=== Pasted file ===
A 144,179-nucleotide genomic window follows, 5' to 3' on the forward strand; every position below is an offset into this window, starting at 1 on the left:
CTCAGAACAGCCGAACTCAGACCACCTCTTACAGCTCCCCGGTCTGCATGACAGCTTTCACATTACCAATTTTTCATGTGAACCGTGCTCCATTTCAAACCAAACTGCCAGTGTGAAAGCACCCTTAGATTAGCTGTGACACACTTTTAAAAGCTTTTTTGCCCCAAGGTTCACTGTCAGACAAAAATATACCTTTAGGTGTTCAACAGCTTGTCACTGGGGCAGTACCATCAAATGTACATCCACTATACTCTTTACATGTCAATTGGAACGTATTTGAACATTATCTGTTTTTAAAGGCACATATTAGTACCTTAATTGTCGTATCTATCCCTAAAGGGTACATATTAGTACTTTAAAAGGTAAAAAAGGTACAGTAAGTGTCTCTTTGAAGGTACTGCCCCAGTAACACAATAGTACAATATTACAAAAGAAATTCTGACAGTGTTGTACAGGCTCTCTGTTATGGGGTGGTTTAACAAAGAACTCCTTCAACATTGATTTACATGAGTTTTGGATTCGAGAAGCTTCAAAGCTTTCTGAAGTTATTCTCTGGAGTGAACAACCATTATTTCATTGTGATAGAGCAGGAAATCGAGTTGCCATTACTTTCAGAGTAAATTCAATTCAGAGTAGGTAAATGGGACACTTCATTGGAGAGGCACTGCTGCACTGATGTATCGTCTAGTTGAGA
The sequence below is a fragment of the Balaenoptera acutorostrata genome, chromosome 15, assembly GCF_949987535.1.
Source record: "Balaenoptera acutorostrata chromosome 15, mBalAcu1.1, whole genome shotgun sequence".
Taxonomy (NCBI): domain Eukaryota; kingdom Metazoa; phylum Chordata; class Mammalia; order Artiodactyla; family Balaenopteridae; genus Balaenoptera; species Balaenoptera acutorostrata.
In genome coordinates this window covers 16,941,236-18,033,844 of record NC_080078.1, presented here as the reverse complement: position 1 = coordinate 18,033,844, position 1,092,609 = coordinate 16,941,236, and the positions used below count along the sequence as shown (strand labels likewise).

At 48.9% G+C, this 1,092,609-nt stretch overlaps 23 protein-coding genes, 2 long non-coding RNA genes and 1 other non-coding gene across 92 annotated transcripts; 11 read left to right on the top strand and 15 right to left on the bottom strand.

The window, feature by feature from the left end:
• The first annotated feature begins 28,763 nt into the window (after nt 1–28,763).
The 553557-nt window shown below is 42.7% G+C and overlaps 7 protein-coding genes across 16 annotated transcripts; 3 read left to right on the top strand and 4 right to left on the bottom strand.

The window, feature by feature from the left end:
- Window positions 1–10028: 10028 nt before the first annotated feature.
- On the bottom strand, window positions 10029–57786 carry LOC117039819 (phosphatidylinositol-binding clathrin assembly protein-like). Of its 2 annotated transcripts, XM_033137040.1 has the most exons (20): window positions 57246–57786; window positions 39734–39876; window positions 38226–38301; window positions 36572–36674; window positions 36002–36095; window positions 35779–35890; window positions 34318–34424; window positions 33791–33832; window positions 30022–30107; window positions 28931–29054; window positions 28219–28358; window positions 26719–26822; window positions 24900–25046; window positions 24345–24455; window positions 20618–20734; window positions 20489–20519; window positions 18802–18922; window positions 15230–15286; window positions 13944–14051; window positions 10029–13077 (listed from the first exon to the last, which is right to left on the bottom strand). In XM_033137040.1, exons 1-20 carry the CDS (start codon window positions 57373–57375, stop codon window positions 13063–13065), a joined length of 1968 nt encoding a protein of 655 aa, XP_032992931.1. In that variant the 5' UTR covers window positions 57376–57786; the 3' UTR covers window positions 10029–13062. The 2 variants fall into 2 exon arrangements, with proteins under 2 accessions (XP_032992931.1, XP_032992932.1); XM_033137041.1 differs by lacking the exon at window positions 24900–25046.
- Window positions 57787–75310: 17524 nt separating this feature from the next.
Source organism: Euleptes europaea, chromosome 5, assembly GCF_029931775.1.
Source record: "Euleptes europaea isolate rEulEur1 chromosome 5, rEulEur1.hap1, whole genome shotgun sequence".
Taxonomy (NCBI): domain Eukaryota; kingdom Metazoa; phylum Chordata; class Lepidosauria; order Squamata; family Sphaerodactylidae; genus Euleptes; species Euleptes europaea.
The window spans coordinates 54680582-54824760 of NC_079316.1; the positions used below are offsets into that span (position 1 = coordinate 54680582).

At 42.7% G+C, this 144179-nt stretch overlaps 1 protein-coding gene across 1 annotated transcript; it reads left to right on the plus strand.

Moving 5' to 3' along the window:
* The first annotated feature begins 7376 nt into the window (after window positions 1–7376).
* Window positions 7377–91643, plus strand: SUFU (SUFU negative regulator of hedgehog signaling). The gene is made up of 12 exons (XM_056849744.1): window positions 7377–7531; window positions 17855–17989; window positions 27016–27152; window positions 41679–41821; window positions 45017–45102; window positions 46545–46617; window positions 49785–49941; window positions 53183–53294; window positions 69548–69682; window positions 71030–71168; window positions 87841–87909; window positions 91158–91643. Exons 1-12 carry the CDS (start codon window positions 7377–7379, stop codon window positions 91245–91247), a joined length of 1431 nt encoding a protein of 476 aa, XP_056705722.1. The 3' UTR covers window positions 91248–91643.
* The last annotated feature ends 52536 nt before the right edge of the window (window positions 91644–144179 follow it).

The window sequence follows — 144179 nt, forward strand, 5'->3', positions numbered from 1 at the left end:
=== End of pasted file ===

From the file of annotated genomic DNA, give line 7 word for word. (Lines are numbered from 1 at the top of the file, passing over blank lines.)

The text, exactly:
At 48.9% G+C, this 1,092,609-nt stretch overlaps 23 protein-coding genes, 2 long non-coding RNA genes and 1 other non-coding gene across 92 annotated transcripts; 11 read left to right on the top strand and 15 right to left on the bottom strand.